Tue., April 12, 2011 10:51pm (EDT)

Governor Will Approve Sunday Sales
By Jeanne Bonner
Updated: 3 years ago

ATLANTA   —  
Senate lawmakers went on the record late Tuesday night on Sunday alcohol sales. 127 voted yay. There were 44 nays. (photo courtesy Todd Rehm)
Senate lawmakers went on the record late Tuesday night on Sunday alcohol sales. 127 voted yay. There were 44 nays. (photo courtesy Todd Rehm)
A bill that would allow communities to decide if they want local stores to sell alcohol on Sundays is heading to the Governor's desk. The bill survived many hurdles before passing in the state House late Tuesday.

When the bill re-emerged this legislative session, lawmakers said it had a good chance of passing after years of failing to gain enough support. But then the Senate’s Republican leadership delayed the vote.

The measure later passed the Senate after a three-hour debate. Then it sat for nearly a month before the House took up the measure Tuesday.

Christian groups lobbied hard against the bill, saying it would increase drinking-related driving fatalities. But Rep. Roger Williams, a Dalton Republican, says the measure merely expands Georgian's current right to drink on Sundays.

“It’s about fairness," he said from the floor of the House. "It’s not about religion. It’s not about drinking. It’s about being fair. We have a situation where local governments now are allowed to serve by the drink on Sunday yet we cannot buy packaged sales at a store on Sunday.”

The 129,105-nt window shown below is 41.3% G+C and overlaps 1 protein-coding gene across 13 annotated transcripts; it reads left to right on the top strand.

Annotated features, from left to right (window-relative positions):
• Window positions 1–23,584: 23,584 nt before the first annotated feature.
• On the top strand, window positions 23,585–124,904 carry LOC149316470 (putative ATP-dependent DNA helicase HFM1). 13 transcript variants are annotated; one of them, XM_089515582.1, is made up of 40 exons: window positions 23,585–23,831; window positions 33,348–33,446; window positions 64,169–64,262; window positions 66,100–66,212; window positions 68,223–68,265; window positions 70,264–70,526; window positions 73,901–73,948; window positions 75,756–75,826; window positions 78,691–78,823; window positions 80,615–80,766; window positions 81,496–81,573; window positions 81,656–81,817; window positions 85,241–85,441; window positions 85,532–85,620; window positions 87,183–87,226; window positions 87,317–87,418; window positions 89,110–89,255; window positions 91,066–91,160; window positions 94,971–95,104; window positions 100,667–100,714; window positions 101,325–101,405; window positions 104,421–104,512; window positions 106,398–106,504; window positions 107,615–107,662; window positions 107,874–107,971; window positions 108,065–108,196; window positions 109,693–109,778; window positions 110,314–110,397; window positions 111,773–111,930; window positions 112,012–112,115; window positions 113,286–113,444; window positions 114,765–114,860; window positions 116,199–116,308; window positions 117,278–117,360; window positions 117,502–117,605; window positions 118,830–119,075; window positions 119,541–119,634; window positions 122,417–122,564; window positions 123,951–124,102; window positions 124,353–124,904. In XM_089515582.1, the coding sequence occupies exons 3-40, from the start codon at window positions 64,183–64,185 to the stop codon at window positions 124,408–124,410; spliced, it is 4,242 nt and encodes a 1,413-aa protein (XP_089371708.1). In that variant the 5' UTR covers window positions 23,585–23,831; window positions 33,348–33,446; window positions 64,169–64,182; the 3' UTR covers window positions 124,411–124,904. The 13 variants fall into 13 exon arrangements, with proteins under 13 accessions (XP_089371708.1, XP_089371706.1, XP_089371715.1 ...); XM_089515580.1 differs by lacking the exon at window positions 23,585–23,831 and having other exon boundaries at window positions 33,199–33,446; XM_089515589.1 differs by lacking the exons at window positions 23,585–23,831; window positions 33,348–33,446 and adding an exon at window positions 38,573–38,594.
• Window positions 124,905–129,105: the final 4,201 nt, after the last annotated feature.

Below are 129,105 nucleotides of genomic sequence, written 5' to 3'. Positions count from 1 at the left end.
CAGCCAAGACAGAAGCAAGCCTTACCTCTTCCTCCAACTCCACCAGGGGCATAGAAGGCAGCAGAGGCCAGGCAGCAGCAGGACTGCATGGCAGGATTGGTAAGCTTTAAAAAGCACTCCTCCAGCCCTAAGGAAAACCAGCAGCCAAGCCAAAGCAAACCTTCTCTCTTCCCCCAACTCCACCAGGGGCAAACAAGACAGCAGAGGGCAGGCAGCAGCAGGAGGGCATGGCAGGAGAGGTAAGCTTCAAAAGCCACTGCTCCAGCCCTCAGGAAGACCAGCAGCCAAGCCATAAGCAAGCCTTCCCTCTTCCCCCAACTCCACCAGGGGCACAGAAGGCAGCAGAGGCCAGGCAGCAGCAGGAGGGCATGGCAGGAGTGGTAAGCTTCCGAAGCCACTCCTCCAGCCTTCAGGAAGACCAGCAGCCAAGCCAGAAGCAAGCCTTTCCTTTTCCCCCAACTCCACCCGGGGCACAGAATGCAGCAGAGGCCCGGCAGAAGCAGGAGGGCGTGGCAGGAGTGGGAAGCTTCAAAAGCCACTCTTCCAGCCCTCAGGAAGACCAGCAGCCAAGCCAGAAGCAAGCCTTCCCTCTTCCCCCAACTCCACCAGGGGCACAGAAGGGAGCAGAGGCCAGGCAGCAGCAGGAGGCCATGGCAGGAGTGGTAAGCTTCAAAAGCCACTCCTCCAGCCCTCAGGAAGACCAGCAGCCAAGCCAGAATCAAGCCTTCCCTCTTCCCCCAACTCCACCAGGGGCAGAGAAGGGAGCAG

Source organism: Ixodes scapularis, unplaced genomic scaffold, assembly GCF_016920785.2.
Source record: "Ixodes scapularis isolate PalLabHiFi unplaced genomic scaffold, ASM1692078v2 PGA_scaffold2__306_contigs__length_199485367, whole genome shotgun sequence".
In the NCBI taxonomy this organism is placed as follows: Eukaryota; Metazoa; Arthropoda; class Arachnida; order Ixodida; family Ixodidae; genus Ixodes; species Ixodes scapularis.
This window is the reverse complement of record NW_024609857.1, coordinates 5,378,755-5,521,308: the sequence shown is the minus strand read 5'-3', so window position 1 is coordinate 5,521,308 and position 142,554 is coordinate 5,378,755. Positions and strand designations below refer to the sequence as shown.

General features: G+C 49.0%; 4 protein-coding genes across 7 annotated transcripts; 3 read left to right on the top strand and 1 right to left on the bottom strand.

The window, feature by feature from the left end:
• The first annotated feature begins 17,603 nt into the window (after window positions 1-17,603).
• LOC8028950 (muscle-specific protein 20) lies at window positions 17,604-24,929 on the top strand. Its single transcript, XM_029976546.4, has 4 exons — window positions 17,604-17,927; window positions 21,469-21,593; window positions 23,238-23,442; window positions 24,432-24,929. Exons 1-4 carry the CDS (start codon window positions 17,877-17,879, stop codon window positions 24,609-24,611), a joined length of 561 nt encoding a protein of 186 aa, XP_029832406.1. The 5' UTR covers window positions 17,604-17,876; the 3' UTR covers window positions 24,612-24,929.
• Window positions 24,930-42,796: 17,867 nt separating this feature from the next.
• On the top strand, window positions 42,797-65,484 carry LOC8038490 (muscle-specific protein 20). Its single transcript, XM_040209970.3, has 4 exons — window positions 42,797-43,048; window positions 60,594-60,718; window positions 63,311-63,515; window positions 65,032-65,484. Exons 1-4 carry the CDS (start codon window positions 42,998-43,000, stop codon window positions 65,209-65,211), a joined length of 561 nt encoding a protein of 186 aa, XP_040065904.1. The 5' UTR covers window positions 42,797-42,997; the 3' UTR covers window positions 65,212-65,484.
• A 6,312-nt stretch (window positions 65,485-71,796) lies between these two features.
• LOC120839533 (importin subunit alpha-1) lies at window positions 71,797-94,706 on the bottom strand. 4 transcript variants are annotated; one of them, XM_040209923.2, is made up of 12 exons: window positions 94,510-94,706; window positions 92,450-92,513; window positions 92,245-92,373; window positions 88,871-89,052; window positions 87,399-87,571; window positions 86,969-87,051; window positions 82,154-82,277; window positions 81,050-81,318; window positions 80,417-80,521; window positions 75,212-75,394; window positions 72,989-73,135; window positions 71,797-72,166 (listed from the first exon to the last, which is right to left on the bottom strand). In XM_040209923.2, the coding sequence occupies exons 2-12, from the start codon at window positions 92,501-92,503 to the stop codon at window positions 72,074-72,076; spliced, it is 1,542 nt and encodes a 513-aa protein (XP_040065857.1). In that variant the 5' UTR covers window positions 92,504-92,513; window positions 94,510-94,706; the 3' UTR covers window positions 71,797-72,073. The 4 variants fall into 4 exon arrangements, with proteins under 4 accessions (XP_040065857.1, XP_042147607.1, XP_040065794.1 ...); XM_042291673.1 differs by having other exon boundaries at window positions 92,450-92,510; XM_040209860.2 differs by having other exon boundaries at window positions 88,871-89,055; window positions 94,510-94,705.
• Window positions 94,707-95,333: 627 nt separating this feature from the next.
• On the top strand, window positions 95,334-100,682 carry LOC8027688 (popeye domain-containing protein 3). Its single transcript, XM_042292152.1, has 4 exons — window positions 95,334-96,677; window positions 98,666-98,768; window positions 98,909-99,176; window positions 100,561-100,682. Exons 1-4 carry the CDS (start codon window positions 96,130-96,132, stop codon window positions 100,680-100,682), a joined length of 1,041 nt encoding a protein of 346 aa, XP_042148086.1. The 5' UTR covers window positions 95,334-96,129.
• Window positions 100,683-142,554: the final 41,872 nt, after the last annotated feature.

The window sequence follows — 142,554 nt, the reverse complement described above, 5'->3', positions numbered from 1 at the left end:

Governor Nathan Deal has said he will sign the bill as long as it contains a referendum option, which it does.

He says he won’t stand in the way of local control.

"I’m not going to tell local governments what to do. I certainly do not encourage them one way or the other. I simply view this as an issue local government has a better feel for and local people have an opportunity to express their wishes."

The Georgia Christian Coalition lobbied against the bill early in the session. But when it passed the Senate last month, the coalition's president, Jerry Luquire said he would not fight it in the House because he was confident it would pass.

Proponents of the bill have said the issue is convenience.

Horace Hamilton, a vice president with the Kroger supermarket chain in Atlanta, testified before the House Regulated Industries committee. He said ten percent of the chain’s customers only shop on Sunday. And that's what motivated him to support the bill.

“I don’t necessarily know if we will make any more money," he said after the committee meeting. "We will just make it easier for our customers to shop for all of the items we sell when they want to.”

Working moms rallied for the measure, saying Sunday is their day to do all of their grocery shopping, and they said that should include a bottle of wine if they so choose.

Assuming the Governor signs the bill, Sunday sales measures could be on ballots as soon as this fall.